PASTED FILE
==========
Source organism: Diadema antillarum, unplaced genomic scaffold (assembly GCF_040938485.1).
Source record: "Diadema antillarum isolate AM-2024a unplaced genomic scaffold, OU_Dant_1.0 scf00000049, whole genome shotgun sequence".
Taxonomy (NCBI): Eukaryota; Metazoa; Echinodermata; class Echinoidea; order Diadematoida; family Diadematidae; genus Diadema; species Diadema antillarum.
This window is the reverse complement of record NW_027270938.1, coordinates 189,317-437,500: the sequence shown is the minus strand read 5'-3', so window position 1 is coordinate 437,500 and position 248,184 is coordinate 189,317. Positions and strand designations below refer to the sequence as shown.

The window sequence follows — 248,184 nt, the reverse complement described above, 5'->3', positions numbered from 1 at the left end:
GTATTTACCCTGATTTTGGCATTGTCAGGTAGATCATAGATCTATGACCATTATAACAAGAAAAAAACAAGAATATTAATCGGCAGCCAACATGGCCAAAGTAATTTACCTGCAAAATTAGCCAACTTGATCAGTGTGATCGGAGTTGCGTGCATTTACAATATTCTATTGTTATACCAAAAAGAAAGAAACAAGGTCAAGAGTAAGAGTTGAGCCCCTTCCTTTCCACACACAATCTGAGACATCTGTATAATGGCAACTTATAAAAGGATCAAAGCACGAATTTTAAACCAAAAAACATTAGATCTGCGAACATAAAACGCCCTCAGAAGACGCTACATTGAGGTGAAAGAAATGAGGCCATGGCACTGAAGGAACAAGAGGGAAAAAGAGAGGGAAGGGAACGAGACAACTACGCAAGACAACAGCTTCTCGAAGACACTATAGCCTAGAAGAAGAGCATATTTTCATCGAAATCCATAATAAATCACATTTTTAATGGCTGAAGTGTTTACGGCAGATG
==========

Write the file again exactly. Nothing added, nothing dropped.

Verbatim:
Source organism: Diadema antillarum, unplaced genomic scaffold (assembly GCF_040938485.1).
Source record: "Diadema antillarum isolate AM-2024a unplaced genomic scaffold, OU_Dant_1.0 scf00000049, whole genome shotgun sequence".
Taxonomy (NCBI): Eukaryota; Metazoa; Echinodermata; class Echinoidea; order Diadematoida; family Diadematidae; genus Diadema; species Diadema antillarum.
This window is the reverse complement of record NW_027270938.1, coordinates 189,317-437,500: the sequence shown is the minus strand read 5'-3', so window position 1 is coordinate 437,500 and position 248,184 is coordinate 189,317. Positions and strand designations below refer to the sequence as shown.

The window sequence follows — 248,184 nt, the reverse complement described above, 5'->3', positions numbered from 1 at the left end:
GTATTTACCCTGATTTTGGCATTGTCAGGTAGATCATAGATCTATGACCATTATAACAAGAAAAAAACAAGAATATTAATCGGCAGCCAACATGGCCAAAGTAATTTACCTGCAAAATTAGCCAACTTGATCAGTGTGATCGGAGTTGCGTGCATTTACAATATTCTATTGTTATACCAAAAAGAAAGAAACAAGGTCAAGAGTAAGAGTTGAGCCCCTTCCTTTCCACACACAATCTGAGACATCTGTATAATGGCAACTTATAAAAGGATCAAAGCACGAATTTTAAACCAAAAAACATTAGATCTGCGAACATAAAACGCCCTCAGAAGACGCTACATTGAGGTGAAAGAAATGAGGCCATGGCACTGAAGGAACAAGAGGGAAAAAGAGAGGGAAGGGAACGAGACAACTACGCAAGACAACAGCTTCTCGAAGACACTATAGCCTAGAAGAAGAGCATATTTTCATCGAAATCCATAATAAATCACATTTTTAATGGCTGAAGTGTTTACGGCAGATG